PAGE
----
This issue is addressed in a text of the same year, 1968, titled The Lunar Experience. In this Christou illustrates his understanding of historical evolution through the idea of the eternal cycle of historical time, which is based on the ‘pattern of the renewal’: generation – growth – destruction – cessation. Christou explains that in the depths of man’s prehistory it was the moon’s monthly performance that originally drew attention to this pattern; and even if the moon did not provide man with his first experience of the pattern of renewal, it must have certainly given him one of his first awe-inspiring experiences of this pattern. In the ‘lunar perspective’ the death of the individual and the periodic death of humanity are necessary, even as the three days of darkness preceding the ‘rebirth’ of the moon are necessary. The death of the individual and the death of humanity are alike necessary for their regeneration (Eliade 1959, 88).

According to Christou the rituals of renewal did not have any meaning, or any proper existence, unless they could be considered as a repetition of a master-pattern, or as a component of such a pattern:

These were proto-performances [11] (re-enactments) of the original proto-pattern- the master-pattern; re-enactments in terms of corresponding mythic imagery; key-performances re-vitalising the master-pattern, when its cycle was exhausted, through forms of sacrifice, life for life, keeping it going. Because the pattern simply had to keep on renewing itself, if man and nature were to do the same (Lucciano 2000, 146).

The circular pattern, apparent even in his very first composition Phoenix Music (1948), illustrates the inability of escaping from the ‘suffocating everyday experience of living’. At the same time though, the text reveals a sense of urgency or of an exceptional state:

As never before perhaps, we are all in the grips of the lunar experience, and there simply does not seem to be much we can do about it, except perhaps to take refuge in fantasy (myth’s poor relation, or substitute). Fantasies about ideal societies and technological paradises. Fantasies about controlling the course of our political evolution, and fantasies about controlling our environment through science (Lucciano 2000, 148).

This exceptional state (‘as never before’), underlines the inexistent prospect of a permanent and decisive exodus (a salvation) from the eternal lunar experience. In this condition what appears to be an alternative is in essence just a ‘fantasy’ which takes various forms, such as ‘ideal societies and technological paradises’- could this be a comment on the fascination of that period either with the revolutionary East (ideal societies- China etc) or the utopias of space expansion underpinned by contemporary projects (Apollo program- in 1968: first efforts for manned flight to the moon).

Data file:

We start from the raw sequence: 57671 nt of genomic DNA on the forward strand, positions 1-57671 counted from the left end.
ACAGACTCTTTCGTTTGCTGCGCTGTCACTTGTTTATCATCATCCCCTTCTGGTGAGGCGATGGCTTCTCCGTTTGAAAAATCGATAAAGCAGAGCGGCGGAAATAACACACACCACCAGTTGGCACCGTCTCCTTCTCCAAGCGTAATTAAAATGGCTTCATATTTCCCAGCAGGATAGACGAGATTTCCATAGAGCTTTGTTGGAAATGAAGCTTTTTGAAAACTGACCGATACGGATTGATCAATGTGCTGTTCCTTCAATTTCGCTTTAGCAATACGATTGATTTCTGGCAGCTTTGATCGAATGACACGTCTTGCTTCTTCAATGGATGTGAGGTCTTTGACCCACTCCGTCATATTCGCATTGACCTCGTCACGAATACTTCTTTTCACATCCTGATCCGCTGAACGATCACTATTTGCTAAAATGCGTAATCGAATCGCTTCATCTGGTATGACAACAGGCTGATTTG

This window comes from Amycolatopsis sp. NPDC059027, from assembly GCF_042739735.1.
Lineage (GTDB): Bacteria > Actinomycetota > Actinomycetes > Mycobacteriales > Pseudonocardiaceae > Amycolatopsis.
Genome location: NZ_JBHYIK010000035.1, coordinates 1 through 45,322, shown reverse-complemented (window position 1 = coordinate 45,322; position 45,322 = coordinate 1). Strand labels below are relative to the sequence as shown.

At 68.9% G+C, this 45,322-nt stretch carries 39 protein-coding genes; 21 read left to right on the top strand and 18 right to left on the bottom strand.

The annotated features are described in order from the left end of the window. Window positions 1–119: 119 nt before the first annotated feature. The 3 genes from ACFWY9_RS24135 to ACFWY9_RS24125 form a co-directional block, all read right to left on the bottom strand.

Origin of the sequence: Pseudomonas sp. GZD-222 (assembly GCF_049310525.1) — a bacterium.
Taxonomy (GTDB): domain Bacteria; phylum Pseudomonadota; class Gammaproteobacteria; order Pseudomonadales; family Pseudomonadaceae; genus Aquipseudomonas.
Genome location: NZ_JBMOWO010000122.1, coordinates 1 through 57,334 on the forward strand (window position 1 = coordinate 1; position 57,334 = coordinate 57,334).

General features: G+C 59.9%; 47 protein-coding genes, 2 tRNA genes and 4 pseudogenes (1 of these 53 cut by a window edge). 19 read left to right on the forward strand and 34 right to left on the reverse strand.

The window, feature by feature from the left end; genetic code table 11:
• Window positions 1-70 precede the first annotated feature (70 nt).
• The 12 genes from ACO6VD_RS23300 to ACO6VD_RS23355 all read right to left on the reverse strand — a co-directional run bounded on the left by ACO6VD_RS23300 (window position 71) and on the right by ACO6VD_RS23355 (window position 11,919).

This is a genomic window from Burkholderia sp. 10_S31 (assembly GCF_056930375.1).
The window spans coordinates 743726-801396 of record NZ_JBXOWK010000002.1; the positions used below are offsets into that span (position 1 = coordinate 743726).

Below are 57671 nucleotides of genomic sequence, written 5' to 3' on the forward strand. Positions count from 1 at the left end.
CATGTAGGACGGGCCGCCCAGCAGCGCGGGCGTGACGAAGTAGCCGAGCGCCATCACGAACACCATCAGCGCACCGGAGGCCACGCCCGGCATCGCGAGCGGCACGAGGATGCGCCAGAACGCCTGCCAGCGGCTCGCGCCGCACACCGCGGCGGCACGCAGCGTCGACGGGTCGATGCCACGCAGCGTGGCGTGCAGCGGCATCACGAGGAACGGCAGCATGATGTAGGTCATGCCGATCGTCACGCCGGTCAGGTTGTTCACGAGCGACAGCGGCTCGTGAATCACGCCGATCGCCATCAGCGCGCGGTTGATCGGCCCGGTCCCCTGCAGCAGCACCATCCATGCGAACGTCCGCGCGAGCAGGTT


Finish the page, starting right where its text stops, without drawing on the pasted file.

The lunar experience concept is used to include man’s expectations with regard to lunar pattern (that is a dynamic system of circular patterns), but also the fear of a non-renewal of any of those patterns, a fear that becomes worse by the additional possibility of an eclipse threatening the whole process during every stage of its operation.

In any case, even what appears to be irregular, ‘the moon’s most spectacular performance’, the eclipse, is in essence a predetermined part of the eternal cycle emphasizing thus the absence of an actual disruption of normality and the lack of a breaking point over historical time [12]. Thus, in Christou’s works all participants may be subjected to processes of dissolution: amputation of the material they produce and its dissociation, or separate events, representing totally different systems, occurring together; as well as abrupt cessations, abrupt resumptions, fragmentations, exaggerations and distortions that correspond to the eclipse pattern. In a metaphorical fashion, events that seem to be irregular (war) or promise a new beginning in history (revolution) are episodes within an eternal order of events. Humans cannot easily see the whole picture; they stare this ‘irregularity’ with panic and thus they feel trapped and they are confronted to an existential problem.